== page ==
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Monday, March 13, 2023

Passing the EACA is good for families, indicates study

Equality in Abortion Coverage Act tries to provide all pregnant people access to the full range of reproductive health services

By Steve Ahlquist

The Rhode Island House Judiciary Committee heard testimony on the Equality in Abortion Coverage Act (EACA) during a rare Monday afternoon session. 

The EACA would eliminate the state policy that withholds health coverage for abortion in both the Medicaid program and the state’s employee health plan. You can watch the full hearing here:

The EACA (H5006), said bill sponsor Representative Katherine Kazarian (Democrat, District 63, East Providence), “is a simple bill that addresses a simple issue. This bill would fix the inequality in insurance coverage for abortion access in Rhode Island. Right now an abortion is the only medical procedure that is not covered by all types of medical insurance plans offered in our state.”

Representative Kazarian also stated that “abortion is healthcare” – a claim belied by the policy of House leadership to hear bills on abortion in the Judiciary Committee, which deals with issues of legality, instead of the House Health and Human Services Committee, which, as the name suggests, deals with health issues. Representative Kazarian, a member of House leadership, took over the EACA legislation this year after the House failed to pass the bill in previous years when it was submitted by former Representative Liana Cassar. 

The day after session ended last year, the United States Supreme Court reversed Roe v. Wade. [See21 members of the House implored Speaker Shekarchi to bring the EACA to a vote – to no avail]

Medicaid covers about 25% of Rhode Islanders, including 77,000 potentially pregnant people. Medicaid is designed to provide medical coverage to the state’s lowest wage earners, people with disabilities, and current and former foster youth.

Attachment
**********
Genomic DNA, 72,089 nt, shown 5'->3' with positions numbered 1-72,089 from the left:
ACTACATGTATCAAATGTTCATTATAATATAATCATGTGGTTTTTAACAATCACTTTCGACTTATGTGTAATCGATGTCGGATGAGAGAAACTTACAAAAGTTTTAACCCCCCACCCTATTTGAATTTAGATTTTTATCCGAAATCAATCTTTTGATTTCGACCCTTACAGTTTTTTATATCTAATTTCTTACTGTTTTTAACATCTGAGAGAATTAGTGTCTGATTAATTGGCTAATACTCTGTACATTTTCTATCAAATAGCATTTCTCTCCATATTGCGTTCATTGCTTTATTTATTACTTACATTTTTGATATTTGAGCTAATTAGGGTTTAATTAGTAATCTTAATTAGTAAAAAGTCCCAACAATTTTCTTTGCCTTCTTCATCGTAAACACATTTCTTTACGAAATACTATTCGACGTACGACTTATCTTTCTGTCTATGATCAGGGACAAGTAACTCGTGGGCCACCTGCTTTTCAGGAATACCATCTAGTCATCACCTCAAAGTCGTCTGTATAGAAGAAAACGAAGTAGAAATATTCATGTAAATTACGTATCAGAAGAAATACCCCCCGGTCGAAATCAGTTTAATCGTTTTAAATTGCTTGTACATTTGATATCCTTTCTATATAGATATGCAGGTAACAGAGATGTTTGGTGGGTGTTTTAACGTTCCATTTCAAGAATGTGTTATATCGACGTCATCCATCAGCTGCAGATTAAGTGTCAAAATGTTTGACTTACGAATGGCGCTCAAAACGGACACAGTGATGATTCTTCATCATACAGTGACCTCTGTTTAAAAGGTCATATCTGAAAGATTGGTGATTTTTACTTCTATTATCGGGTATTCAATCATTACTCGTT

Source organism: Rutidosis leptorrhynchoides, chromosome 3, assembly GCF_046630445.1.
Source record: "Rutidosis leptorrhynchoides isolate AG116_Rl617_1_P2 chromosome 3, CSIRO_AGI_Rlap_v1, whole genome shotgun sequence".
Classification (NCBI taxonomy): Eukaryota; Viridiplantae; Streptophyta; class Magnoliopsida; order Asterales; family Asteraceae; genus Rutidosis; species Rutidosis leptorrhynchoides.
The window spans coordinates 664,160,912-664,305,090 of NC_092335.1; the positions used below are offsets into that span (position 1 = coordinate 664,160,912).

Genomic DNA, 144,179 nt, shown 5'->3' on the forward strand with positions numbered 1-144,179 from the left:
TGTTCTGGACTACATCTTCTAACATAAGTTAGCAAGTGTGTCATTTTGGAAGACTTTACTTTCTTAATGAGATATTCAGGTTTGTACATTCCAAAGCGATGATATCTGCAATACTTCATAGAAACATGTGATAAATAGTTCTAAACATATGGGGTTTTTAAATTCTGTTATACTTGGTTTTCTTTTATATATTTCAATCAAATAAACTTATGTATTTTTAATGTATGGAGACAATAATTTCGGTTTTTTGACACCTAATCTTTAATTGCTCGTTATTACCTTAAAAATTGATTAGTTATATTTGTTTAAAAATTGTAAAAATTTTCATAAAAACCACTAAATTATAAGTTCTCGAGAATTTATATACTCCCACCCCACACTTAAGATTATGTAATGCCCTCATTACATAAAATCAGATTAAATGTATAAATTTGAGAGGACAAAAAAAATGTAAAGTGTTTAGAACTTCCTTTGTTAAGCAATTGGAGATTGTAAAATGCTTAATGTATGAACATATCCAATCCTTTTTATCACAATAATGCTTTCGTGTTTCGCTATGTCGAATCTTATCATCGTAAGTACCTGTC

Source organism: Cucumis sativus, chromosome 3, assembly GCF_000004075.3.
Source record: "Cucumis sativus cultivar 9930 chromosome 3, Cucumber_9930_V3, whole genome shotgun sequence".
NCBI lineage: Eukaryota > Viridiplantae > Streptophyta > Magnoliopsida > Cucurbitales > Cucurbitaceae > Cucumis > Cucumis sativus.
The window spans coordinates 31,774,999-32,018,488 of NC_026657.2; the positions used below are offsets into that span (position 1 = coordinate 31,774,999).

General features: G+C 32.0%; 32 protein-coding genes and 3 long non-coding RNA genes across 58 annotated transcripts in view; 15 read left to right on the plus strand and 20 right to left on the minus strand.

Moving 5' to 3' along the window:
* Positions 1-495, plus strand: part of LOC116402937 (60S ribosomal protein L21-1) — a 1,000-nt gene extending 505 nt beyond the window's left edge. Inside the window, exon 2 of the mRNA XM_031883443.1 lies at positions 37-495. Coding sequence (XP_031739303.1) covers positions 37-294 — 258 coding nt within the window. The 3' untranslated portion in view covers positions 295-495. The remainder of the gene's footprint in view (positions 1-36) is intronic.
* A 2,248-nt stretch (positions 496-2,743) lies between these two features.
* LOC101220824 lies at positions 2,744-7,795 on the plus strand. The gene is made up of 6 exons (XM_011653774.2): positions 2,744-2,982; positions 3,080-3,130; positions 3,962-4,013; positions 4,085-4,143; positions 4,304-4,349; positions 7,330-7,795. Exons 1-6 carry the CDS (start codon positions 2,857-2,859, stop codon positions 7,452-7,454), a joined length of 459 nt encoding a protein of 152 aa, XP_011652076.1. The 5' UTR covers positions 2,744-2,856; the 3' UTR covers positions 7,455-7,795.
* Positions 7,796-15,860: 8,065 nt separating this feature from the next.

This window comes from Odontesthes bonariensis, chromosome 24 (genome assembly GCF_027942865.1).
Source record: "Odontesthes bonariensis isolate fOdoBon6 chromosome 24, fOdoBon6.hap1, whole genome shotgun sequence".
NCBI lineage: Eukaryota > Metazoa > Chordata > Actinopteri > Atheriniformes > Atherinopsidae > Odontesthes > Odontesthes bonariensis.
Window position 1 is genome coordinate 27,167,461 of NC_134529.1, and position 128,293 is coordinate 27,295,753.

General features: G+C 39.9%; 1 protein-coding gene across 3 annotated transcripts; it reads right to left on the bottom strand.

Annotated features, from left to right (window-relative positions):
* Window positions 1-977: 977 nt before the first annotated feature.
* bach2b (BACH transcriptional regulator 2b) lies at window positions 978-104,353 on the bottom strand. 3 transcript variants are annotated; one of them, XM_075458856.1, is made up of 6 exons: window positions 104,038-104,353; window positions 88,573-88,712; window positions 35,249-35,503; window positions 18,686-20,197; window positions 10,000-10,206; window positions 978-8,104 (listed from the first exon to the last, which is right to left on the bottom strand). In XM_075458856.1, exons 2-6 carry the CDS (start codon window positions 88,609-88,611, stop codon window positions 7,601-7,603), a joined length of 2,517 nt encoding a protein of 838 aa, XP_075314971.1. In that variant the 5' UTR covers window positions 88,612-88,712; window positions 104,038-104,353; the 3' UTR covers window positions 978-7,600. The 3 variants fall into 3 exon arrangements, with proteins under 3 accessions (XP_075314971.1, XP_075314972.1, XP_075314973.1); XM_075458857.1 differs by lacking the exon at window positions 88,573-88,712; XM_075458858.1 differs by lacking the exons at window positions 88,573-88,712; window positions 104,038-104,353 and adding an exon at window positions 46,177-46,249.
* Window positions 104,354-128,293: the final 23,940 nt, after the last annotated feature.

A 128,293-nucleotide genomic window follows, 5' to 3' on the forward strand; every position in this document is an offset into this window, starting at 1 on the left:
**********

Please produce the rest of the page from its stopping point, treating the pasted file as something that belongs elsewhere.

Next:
What this lack of coverage means is that people unable to afford an abortion are sometimes forced to carry an unwanted pregnancy to term, a state of affairs that can burden not only a person’s health and economic wellbeing, but the health and economic wellbeing of the other children in a household.

What are the consequences of being denied a wanted or needed abortion?

During Tuesday’s hearing Representative Jose Batista (Democrat, District 12, Providence) asked Gretchen Raffa, Vice President of Public Policy and Organizing at Planned Parenthood of Southern New England, if there were any studies or data that might show the number of people who have not been able to avail themselves of a wanted abortion due to lack of access. In her response to Representative Batista, Raffa mentioned The Turnaway Study.

The Turnaway Study found that claims from abortion opponents about the “detrimental effects on women’s health of having an abortion” are not supported by evidence. People who have an abortion are not “more likely than those denied the procedure to have depression, anxiety, or suicidal ideation” the study found. Instead, the study finds that “95% of women report that having the abortion was the right decision for them over five years after the procedure.”

The Turnaway Study found that there are negative consequences of carrying an unwanted pregnancy to term, including:

·       Being four times more likely of living below the Federal Poverty Level (FPL);

·       Being more likely to experience serious complications from the end of pregnancy including eclampsia and death;

·       Being more likely to stay tethered to abusive partners;

·       Being more likely to suffer anxiety and loss of self-esteem in the short term after being denied abortion;

·       Being less likely to have aspirational life plans for the coming year;

·       Being more likely to experience poor physical health for years after the pregnancy, including chronic pain and gestational hypertension; and,

·       The study found that being denied abortion has serious implications for the children born of unwanted pregnancy, as well as for the existing children in the family.

The Equality in Abortion Coverage Act is an attempt to provide all pregnant people important access to the full range of reproductive health services, including abortion. Not passing the EACA perpetuates systemic poverty and prejudices.